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Occupy Wall Street

NYC To Pay $47,000 To Settle OWS Library Suit

The City of New York has settled with the Occupy Wall Street (OWS) movement over the destruction of the OWS Library. The city will pay the OWS Library Working Group $47,000 and pay $186,350 in attorney fees for the movement as well.

Read the complete settlement in the Scribd file embedded below–are you surprised?

The Occupy Wall Street movement and OWS librarians sued New York City in federal court over the destruction of the Occupy Wall Street Library during a late-night raid on Zuccotti Park. According to the lawsuit, the city confiscated 3,600 books on November 15, 2011, but the city only returned 1,003 of the books.

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Occupy Wall Street Celebrates Anniversary & Seeks Stories

Activists will celebrate the first year anniversary of the Occupy Wall Street movement today in New York City, gathering around the city in a day of action. Follow this link to read a full PDF of all the planned activities.

The anniversary has also produced a new website, and the activists are urging writers and artists to submit related work. Click here to submit a story for the anniversary blog.  You can also follow all the activity on Twitter at the #S17 hashtag.

Here’s more about the page: “This movement can’t happen without your creativity. Please share pictures, videos, drawings, signs, posters, or anything else we can re-post online! … We will do our best to share it with the world. You can also submit media to: OccupyDesign.org & OccuPrint.org. Check out this Design Brief with information for making posters. Check out what others are making on our Media page.”

How to Use a Book Cover as a Shield

What book would you carry during a march? For the last few years, activists have created book cover shields to use for protests.

As you can see by the photo embedded above, these “Book Blocs” make a striking image during a protest. The Occupy Wall Street Library will host a workshop on July 29th, showing readers and activists how to use these tools.  Here’s more about the class:

Perhaps the most striking example of such deployment of books has been the Book Bloc—phalanxes of protesters hoisting large shields against lines of riot police, each emblazoned with the cover of a book. Book Blocs first appeared in Italy in 2010, and since then they have made their way to London, Spain, California, New York and beyond.  For this workshop, we will supply the materials and instructions to make our own book shields. Members of Occupy CUNY and librarians from the People’s Library will be on hand to talk about the history of the Book Bloc and spark conversation about the tactical and symbolic uses of books. Participants are encouraged to drop in for the workshop anytime between 2-5pm.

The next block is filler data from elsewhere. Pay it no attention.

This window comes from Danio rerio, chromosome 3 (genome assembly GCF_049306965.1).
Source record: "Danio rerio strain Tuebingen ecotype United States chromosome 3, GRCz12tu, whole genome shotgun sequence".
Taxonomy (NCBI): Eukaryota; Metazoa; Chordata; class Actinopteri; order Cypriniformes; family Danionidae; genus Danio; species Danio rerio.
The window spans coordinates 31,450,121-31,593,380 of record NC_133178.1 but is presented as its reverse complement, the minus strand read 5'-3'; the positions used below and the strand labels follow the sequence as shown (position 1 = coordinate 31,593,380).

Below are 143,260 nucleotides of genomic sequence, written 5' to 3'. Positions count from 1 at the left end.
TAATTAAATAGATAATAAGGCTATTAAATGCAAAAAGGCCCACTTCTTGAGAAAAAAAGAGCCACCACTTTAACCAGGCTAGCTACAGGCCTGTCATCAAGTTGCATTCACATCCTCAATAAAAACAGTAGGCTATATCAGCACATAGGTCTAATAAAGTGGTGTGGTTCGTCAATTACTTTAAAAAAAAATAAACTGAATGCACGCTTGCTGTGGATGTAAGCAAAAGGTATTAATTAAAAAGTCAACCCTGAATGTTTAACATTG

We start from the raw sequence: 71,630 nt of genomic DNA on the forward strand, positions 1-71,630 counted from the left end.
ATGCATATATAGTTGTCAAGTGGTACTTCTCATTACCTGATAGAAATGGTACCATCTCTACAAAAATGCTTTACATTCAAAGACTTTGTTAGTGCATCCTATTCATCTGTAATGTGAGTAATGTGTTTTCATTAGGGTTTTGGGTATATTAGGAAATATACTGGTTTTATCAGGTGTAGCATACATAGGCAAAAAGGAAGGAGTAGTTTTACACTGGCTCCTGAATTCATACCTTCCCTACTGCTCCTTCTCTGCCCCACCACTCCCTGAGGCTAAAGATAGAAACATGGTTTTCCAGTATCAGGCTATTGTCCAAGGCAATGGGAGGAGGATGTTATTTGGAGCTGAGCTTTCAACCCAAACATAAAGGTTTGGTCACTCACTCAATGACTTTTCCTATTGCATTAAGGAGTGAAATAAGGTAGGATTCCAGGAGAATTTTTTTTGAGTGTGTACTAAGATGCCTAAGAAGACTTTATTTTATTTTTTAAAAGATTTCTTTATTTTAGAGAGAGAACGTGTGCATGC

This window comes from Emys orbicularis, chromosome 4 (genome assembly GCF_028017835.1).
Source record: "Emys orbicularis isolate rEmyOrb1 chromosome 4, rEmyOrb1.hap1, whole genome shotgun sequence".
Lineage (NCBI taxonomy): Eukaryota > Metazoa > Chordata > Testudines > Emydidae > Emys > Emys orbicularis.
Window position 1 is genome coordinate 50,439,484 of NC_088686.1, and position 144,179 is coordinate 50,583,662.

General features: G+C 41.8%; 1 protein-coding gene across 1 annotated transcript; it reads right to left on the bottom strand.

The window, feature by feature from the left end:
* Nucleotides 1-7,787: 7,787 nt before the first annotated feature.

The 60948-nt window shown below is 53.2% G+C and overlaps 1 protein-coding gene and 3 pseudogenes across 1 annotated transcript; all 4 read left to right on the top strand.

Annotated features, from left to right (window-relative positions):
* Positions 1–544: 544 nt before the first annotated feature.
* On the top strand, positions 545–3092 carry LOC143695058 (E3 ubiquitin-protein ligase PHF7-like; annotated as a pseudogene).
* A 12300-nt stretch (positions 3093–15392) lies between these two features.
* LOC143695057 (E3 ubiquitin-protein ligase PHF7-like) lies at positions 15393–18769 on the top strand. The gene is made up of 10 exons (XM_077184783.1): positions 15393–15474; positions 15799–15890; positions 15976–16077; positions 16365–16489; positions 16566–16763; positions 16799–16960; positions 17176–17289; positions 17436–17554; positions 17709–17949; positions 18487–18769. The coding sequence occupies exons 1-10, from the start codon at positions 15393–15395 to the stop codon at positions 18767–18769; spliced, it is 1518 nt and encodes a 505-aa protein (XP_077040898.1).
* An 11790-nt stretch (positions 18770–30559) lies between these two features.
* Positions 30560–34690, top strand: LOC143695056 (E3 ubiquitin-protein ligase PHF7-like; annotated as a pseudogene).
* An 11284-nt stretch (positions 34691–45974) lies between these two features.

Occupy Wall Street Librarians Sue NYC Officials

The Occupy Wall Street movement and OWS librarians have sued New York City in federal court over the destruction of the Occupy Wall Street Library during a late-night raid on Zuccotti Park.

The suit names mayor Michael Bloomberg, police commissioner Ray Kelly and sanitation commissioner John Doherty. According to the lawsuit (filed late last week), the city confiscated 3,600 books on November 15, 2011, but the city only returned 1,003 of the books. We’ve embedded the complete complaint below–what do you think?

Check it out: “We believe that the raid and its aftermath violated our First-Amendment rights to free expression, Fourth-Amendment rights against unlawful search and seizure, and Fourteenth-Amendment rights to due process, as well as the laws of the City of New York regarding the vouchsafing of seized property. We are demanding compensatory damages for the lost/destroyed books and equipment, which we have estimated at at least $47,000. In addition, because we believe the seizure and destruction of the books went beyond negligence to constitute a reckless and callous indifference to our constitutional rights, we are demanding punitive damages of at least $1,000.”

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Occupy Wall Street Library Confiscated in Union Square

These are the remaining books left in the Occupy Wall Street Library following a police action.

Earlier this week, the Occupy Wall Street librarians posted a picture of the newly rebuilt Occupy Wall Street Library in New York City’s Union Square Park. By the end of the day, police had cleared out most of the library–leaving behind the books in the picture (embedded above).

Below, we’ve created a chronological collection of tweets from activists showing what happened to the library. The librarians tweeted a new chant today: “People got sold out, Books got thrown out!”